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Burger King Whiplash Whopper ad

1. Our mother always told us to not play with our food, but she never said anything about fighting with it. Which may be why we're weirdly intrigued by fast-food marketers who pitch menu items as something to be conquered. In the wake of KFC's challenge to "take down the Double Down," we now have Burger King - which previously boasted the Angry Whopper - serving up the Whiplash Whopper, a sandwich so hot that a TV spot announcing its debut in Canada suggests it's fodder for a lawsuit. The ad features an ambulance-chasing lawyer modelled on Seinfeld's Jackie Chiles, who himself was modelled on O.J. Simpson's Johnnie Cochran. If you burn your mouth on the burger, does this mean you can sue O.J.?



2. Burger lovers aren't the only ones feeling burned these days. South of the border, we witnessed a remarkable scene this week as Wendell Potter, a former head of communications for Cigna HealthCare, apologized to filmmaker Michael Moore during an appearance on MSNBC's Countdown with Keith Olbermann for helping to orchestrate a character assassination campaign over Mr. Moore's 2007 health-care industry doc, Sicko. But if Mr. Moore was placated, others are irate: In Mr. Potter's newly published tell-all Deadly Spin, he smacks down public relations as a profession of liars and obfuscators, so PR guru Richard Edelman took to his blog to insist that, given today's "robust mainstream and social media," the distortion of truth is simply not possible. He didn't add "any more," but we heard it anyway.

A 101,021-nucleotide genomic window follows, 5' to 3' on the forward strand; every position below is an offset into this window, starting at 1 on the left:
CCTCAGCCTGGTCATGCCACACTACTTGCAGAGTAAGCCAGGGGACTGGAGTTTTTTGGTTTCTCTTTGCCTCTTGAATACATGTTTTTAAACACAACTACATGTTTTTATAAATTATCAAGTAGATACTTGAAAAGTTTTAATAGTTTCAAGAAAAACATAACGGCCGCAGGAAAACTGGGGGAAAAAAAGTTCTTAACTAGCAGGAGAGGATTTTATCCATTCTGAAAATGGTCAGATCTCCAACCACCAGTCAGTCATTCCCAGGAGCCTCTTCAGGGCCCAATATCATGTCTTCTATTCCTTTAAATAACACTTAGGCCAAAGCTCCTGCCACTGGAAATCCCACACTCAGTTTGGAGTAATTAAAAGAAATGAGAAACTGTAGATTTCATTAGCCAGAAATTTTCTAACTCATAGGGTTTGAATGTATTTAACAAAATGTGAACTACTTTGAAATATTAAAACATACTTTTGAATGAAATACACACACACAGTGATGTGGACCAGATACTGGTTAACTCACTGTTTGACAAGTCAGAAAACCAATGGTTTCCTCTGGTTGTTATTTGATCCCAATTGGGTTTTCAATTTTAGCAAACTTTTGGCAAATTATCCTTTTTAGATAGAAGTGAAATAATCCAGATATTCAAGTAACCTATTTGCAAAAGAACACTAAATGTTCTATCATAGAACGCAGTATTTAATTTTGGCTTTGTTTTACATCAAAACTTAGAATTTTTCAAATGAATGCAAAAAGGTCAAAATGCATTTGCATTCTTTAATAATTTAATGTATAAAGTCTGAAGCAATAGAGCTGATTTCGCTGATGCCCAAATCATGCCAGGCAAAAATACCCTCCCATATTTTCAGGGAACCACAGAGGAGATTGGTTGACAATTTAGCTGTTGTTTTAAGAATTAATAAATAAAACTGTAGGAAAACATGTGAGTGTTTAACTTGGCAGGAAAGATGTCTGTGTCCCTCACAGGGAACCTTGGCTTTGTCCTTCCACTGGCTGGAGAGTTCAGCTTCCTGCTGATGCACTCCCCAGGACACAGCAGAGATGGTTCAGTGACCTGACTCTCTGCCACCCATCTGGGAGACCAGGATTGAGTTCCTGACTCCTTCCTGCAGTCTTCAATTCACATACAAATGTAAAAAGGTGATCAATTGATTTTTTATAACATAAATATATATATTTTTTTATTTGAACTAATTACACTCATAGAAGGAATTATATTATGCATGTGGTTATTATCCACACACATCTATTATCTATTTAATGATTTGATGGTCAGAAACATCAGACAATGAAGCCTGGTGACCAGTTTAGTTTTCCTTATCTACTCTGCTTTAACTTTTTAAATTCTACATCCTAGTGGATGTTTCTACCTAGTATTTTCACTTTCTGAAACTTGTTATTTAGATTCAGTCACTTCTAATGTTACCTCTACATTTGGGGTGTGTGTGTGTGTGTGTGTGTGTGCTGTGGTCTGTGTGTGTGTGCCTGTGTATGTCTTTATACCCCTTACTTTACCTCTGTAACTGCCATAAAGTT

3. At least one retailer across the pond could use some PR help. John Lewis, the British department store chain, has stepped in a pile of, um, doggie stuff with its holiday TV campaign. The retailer, which is normally so adept at conjuring warm feelings, has upset animal lovers with a new ad that concludes with a family dog left out in the cold - albeit with a Christmas stocking on its doghouse. After a storm of complaints, the retailer changed the 30-second version of the ad, but not the 60-second one, thus pleasing no one and perfectly illustrating something timeless: Who cares if there's a whole country just across the Irish Sea going belly up? Someone left a dog outside!

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4. It's okay, there's one group who can salve everyone's pain: This week the Ontario Nurses Association rolled out a new campaign seeking to position its members as stars who deserve the sort of accolades normally reserved for pro athletes. One poster shows a Hall-of-Fame-style signed pink nurse's scrubs, while a pair of radio spots offers play-by-plays by the Maple Leafs sportscaster Joe Bowen. (In one post-shift interview, a delivery-room nurse breathlessly tells him, "I just took it a contraction at a time and gave 110 per cent.") Mr. Bowen is great in the role. After broadcasting Leaf games for so many years, he was probably just excited to finally be calling a winning team.



Simon Houpt

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About the Author
Senior Media Writer

Simon Houpt is the Globe and Mail's senior media writer, charged with covering the industry's transformation. He began his career with The Globe in 1999 as the paper's New York arts correspondent, covering the cultural life of that city through Canadian eyes. More

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